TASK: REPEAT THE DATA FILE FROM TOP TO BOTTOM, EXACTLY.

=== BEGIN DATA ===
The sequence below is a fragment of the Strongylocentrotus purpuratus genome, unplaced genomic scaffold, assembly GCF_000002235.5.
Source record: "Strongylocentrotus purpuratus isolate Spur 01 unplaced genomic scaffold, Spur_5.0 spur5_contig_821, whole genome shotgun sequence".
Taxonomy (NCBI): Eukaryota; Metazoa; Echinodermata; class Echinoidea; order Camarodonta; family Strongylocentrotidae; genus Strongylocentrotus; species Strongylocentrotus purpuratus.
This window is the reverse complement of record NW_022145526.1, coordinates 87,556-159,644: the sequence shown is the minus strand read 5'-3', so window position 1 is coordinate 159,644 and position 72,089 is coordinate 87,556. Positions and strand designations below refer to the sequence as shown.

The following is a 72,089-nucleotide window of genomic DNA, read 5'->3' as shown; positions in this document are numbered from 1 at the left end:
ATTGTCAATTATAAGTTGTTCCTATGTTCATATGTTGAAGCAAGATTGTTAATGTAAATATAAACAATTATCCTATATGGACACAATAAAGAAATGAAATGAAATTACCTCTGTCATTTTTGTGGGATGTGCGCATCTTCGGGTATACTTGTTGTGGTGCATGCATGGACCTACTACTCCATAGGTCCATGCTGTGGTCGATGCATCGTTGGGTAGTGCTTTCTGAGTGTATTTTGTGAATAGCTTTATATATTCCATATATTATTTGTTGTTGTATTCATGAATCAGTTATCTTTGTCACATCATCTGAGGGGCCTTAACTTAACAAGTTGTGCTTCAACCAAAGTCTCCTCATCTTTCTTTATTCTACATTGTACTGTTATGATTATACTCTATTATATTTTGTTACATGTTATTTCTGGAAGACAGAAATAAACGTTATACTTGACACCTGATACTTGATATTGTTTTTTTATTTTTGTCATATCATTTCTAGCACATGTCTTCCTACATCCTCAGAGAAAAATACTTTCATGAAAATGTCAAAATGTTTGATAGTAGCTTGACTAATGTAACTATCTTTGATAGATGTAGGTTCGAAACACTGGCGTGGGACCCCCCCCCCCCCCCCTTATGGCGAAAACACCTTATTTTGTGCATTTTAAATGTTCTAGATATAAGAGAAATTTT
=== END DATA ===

The sequence below is a fragment of the Strongylocentrotus purpuratus genome, unplaced genomic scaffold, assembly GCF_000002235.5.
Source record: "Strongylocentrotus purpuratus isolate Spur 01 unplaced genomic scaffold, Spur_5.0 spur5_contig_821, whole genome shotgun sequence".
Taxonomy (NCBI): Eukaryota; Metazoa; Echinodermata; class Echinoidea; order Camarodonta; family Strongylocentrotidae; genus Strongylocentrotus; species Strongylocentrotus purpuratus.
This window is the reverse complement of record NW_022145526.1, coordinates 87,556-159,644: the sequence shown is the minus strand read 5'-3', so window position 1 is coordinate 159,644 and position 72,089 is coordinate 87,556. Positions and strand designations below refer to the sequence as shown.

The following is a 72,089-nucleotide window of genomic DNA, read 5'->3' as shown; positions in this document are numbered from 1 at the left end:
ATTGTCAATTATAAGTTGTTCCTATGTTCATATGTTGAAGCAAGATTGTTAATGTAAATATAAACAATTATCCTATATGGACACAATAAAGAAATGAAATGAAATTACCTCTGTCATTTTTGTGGGATGTGCGCATCTTCGGGTATACTTGTTGTGGTGCATGCATGGACCTACTACTCCATAGGTCCATGCTGTGGTCGATGCATCGTTGGGTAGTGCTTTCTGAGTGTATTTTGTGAATAGCTTTATATATTCCATATATTATTTGTTGTTGTATTCATGAATCAGTTATCTTTGTCACATCATCTGAGGGGCCTTAACTTAACAAGTTGTGCTTCAACCAAAGTCTCCTCATCTTTCTTTATTCTACATTGTACTGTTATGATTATACTCTATTATATTTTGTTACATGTTATTTCTGGAAGACAGAAATAAACGTTATACTTGACACCTGATACTTGATATTGTTTTTTTATTTTTGTCATATCATTTCTAGCACATGTCTTCCTACATCCTCAGAGAAAAATACTTTCATGAAAATGTCAAAATGTTTGATAGTAGCTTGACTAATGTAACTATCTTTGATAGATGTAGGTTCGAAACACTGGCGTGGGACCCCCCCCCCCCCCCCTTATGGCGAAAACACCTTATTTTGTGCATTTTAAATGTTCTAGATATAAGAGAAATTTT